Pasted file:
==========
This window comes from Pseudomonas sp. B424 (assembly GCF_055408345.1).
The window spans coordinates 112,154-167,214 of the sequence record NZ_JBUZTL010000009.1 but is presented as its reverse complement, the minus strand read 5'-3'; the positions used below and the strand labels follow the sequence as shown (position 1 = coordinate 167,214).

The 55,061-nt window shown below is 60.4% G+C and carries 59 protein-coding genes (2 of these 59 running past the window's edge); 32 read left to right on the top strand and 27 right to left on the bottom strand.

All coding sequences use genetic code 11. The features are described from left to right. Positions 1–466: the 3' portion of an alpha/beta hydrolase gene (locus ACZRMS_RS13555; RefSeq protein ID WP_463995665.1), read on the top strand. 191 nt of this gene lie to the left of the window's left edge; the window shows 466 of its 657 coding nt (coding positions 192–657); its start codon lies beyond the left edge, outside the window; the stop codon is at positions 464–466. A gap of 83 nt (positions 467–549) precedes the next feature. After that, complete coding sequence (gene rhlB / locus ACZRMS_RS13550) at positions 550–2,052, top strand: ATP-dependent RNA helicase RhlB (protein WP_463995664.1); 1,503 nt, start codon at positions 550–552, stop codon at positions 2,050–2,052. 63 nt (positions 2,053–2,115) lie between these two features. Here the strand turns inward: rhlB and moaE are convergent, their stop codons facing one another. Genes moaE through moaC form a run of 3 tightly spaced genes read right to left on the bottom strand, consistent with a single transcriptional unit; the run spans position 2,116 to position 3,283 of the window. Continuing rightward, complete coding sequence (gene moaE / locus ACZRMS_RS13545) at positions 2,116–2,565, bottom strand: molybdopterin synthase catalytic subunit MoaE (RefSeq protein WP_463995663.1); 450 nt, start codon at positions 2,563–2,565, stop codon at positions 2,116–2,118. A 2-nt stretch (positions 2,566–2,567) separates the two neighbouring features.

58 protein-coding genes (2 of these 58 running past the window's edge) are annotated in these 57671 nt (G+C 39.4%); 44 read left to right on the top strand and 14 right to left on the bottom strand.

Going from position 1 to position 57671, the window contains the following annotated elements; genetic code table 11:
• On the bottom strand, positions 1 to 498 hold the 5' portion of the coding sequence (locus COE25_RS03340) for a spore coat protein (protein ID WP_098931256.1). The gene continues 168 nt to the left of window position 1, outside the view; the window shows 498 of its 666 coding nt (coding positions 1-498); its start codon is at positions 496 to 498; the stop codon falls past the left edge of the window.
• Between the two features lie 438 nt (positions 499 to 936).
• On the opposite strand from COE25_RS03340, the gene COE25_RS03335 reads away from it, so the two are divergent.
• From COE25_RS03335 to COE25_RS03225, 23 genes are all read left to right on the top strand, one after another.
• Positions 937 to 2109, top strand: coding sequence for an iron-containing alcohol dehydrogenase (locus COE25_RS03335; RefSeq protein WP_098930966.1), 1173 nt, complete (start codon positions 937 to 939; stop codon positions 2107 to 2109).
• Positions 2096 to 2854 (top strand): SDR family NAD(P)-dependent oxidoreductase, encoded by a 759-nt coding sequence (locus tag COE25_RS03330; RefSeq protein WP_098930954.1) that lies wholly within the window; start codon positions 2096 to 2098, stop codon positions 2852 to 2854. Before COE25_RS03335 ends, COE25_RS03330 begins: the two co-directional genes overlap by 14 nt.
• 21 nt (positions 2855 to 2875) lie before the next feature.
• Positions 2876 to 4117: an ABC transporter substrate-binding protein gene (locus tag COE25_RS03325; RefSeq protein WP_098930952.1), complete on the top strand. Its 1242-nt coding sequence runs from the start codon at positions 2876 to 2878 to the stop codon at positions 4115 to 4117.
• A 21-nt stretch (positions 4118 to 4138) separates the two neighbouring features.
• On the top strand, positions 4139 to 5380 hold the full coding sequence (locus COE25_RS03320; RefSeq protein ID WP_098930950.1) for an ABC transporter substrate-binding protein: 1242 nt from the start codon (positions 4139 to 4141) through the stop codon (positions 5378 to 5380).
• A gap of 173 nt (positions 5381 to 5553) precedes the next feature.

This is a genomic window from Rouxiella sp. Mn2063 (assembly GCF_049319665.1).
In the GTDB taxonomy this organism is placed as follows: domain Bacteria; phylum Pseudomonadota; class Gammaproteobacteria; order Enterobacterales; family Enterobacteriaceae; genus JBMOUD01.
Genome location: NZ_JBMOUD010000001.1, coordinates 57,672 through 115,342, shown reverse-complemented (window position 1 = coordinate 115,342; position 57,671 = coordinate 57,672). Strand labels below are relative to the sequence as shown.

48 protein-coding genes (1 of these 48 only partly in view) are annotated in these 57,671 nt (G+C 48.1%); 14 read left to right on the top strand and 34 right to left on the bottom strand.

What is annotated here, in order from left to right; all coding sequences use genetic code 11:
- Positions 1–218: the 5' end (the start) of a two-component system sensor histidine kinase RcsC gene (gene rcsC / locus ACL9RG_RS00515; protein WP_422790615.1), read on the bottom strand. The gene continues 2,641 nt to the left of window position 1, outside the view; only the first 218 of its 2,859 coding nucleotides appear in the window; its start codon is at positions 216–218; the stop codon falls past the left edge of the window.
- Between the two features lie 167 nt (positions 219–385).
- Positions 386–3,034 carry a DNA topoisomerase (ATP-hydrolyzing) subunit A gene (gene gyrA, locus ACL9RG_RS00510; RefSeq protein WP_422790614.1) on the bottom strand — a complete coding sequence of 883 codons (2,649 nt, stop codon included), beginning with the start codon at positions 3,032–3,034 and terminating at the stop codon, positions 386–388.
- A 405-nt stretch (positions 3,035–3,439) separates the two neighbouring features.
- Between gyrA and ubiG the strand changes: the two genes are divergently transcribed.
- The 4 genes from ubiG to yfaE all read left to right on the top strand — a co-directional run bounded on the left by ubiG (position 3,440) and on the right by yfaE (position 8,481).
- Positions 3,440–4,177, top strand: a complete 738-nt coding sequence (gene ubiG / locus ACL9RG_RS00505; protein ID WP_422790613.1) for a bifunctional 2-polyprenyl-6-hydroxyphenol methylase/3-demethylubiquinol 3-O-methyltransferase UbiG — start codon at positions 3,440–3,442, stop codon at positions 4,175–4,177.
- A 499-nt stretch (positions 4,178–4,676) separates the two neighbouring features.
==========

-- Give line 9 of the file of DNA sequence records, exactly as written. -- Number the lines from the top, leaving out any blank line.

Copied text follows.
• On the opposite strand from COE25_RS03340, the gene COE25_RS03335 reads away from it, so the two are divergent.